In the end, he said that there are good and bad elements to every financial picture.

"Right now, it's all about your perspective on life," Huffman said. "Some who say it is going to be a terrible two years are thinking about a depression and holding back spending and all these things that could go wrong. Others say now that gas prices are the lowest in years, there is a lower interest rate, bids are far lower and that we need to move forward to progress.

"It's a double-edged sword. I don't know which way it will go."

But as for 2008, he believes it was a "phenomenal year as far as accomplishments go," with finishing renovations on historic City Hall and rebuilding and opening the Paramount Theatre.

But those projects were just the icing on the cake, he said.

Keeping recreational programming strong and cleaning up the city have also been crucial accomplishments.

"With a few exceptions, the city looks a lot cleaner. ... We have seen a lot of commercial action going on downtown and in the other areas of the city. We have seen a tremendous amount of growth overall," Huffman said.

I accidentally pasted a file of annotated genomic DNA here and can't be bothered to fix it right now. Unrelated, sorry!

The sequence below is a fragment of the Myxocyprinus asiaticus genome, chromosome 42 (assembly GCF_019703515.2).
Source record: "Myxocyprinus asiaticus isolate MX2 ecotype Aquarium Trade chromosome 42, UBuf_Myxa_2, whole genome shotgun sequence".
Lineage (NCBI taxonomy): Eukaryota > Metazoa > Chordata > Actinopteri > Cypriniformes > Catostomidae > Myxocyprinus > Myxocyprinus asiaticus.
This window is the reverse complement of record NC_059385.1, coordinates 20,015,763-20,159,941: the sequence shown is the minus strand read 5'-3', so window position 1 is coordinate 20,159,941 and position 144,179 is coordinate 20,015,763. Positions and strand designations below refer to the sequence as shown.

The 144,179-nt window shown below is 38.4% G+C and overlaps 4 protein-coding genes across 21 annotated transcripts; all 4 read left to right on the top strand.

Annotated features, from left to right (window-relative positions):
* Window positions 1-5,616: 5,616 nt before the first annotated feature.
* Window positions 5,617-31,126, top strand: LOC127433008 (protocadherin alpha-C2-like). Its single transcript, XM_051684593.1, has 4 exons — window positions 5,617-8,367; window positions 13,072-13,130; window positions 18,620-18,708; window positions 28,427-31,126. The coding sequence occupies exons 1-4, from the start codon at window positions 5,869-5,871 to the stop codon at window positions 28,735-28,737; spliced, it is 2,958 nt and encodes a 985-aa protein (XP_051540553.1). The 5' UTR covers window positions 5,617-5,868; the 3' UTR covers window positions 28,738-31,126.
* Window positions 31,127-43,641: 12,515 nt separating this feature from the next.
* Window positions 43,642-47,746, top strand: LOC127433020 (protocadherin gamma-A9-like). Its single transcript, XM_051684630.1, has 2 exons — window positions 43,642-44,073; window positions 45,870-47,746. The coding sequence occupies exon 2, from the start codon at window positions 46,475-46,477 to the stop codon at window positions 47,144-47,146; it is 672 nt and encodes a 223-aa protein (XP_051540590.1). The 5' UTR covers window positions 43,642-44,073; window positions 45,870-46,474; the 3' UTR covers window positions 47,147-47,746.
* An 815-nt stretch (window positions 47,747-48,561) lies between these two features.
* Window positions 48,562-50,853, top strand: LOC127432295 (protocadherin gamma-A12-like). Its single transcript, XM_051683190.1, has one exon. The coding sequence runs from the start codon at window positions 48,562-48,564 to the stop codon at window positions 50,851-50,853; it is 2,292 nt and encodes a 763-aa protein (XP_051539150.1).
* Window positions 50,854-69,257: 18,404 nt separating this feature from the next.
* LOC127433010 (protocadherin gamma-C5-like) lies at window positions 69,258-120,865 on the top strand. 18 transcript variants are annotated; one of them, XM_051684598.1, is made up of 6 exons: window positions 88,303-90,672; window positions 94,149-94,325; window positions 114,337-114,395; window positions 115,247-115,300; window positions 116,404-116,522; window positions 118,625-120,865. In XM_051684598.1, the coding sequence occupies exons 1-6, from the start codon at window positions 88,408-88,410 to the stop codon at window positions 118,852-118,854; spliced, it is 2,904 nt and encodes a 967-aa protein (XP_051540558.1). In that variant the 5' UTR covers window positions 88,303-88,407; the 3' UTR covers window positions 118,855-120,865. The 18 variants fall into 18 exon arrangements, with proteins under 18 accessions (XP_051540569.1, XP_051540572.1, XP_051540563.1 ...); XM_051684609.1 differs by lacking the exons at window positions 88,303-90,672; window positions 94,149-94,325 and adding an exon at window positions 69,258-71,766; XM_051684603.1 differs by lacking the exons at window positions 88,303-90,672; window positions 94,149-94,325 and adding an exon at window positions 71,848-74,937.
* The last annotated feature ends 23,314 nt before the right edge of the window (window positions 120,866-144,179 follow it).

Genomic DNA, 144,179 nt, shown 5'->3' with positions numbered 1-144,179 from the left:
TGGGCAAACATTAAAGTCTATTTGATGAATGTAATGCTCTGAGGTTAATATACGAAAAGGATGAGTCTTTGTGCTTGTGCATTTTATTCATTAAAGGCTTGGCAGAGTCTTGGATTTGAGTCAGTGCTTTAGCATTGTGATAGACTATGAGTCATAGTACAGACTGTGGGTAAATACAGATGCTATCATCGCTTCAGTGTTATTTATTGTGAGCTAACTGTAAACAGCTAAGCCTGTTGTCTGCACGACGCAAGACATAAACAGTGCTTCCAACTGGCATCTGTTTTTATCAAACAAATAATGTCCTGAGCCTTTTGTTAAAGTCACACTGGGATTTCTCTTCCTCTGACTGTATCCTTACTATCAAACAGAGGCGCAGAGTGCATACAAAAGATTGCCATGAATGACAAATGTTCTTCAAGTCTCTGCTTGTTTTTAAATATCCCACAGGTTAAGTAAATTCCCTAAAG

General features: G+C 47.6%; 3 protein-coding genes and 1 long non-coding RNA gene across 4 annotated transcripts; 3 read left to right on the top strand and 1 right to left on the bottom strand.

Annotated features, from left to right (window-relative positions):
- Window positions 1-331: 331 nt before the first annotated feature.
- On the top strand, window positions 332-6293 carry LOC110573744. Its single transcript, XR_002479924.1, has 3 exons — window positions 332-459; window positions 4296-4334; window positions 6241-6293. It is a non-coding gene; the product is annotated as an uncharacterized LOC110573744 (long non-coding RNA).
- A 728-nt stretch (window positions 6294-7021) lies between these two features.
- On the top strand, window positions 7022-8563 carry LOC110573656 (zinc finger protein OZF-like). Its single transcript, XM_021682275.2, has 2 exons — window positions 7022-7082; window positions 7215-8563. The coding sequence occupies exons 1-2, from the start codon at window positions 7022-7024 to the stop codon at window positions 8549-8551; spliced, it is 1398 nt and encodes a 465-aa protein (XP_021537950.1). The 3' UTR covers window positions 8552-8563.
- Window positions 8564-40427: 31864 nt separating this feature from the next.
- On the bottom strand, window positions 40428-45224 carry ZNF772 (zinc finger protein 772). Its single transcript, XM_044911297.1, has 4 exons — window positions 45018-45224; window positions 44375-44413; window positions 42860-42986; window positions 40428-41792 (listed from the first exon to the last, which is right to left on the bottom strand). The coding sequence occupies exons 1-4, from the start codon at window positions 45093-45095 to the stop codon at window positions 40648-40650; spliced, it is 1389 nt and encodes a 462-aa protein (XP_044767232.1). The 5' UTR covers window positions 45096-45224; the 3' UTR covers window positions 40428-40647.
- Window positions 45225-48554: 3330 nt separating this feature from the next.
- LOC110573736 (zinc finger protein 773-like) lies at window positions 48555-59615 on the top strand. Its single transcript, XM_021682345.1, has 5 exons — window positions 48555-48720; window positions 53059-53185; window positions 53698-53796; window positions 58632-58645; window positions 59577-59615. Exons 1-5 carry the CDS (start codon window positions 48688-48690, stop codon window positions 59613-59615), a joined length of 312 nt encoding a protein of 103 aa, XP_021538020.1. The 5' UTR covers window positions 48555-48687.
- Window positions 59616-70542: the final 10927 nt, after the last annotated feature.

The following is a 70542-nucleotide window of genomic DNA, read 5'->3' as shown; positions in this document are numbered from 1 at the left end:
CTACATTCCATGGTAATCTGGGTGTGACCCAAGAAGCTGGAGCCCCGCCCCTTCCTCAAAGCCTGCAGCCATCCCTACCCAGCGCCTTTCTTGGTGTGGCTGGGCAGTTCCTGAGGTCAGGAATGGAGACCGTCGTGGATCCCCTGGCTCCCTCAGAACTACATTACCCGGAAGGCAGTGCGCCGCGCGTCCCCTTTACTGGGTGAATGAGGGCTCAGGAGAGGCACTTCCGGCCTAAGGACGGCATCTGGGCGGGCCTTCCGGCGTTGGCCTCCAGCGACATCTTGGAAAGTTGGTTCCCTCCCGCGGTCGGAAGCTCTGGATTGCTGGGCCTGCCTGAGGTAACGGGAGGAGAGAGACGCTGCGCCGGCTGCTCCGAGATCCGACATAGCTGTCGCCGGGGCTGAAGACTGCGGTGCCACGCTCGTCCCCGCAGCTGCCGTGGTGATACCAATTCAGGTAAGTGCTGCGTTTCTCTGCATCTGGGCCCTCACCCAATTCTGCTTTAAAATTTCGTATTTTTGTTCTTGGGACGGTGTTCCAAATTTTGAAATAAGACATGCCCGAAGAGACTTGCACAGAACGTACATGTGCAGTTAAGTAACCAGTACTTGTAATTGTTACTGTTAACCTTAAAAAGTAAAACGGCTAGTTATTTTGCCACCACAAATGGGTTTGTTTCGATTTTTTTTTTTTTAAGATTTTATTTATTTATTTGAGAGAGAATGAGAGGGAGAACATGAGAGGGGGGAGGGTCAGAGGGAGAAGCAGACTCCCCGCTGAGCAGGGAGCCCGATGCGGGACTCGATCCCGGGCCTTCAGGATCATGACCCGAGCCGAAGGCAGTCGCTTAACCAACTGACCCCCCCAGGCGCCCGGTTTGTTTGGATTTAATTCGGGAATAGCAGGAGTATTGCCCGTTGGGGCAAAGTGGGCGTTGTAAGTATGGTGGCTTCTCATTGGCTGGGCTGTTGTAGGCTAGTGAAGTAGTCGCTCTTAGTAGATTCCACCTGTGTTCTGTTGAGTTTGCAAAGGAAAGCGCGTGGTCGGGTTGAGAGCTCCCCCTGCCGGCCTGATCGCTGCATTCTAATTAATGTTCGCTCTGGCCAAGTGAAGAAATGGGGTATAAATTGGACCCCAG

The four-year-long battle over annexation of areas off of Buck Swamp and Salem Church roads finally came to a close this year, too, he said, adding in more than 1,200 homes to the city limits.

Now, the city has millions of dollars to pay back for all of those improvements to the city -- including $4.5 million worth of debt on the Paramount Theatre, $3.7 million in debt on historic City Hall and $3.3 million in debt on City Hall Annex constructions.

But that's something that Huffman said city officials knew going in.

"To improve the city, you have to invest in the city," he said.

And municipal governments don't always see a return on the money they put in, he added.

"That's why we do the things that private businesses don't," Huffman said. "If these projects made money, they would be doing them. ... We do the things that will improve the city and make good long-term financial sense."

The manager said that the Paramount Theatre, for instance, isn't making money, and he said city officials knew it wouldn't.

"We knew it wouldn't bring in enough revenue to pay for itself," he said. "But people who come to the theater spend money in Goldsboro, will likely eat in Goldsboro and may shop in Goldsboro. That improves our city as a whole. That money doesn't show up on our balance sheet for the Paramount Theatre, but that's why we did it.

"We are about community investment. We are not about the bottom line at the end of the year. We look at how it will affect our citizens over a period of decades."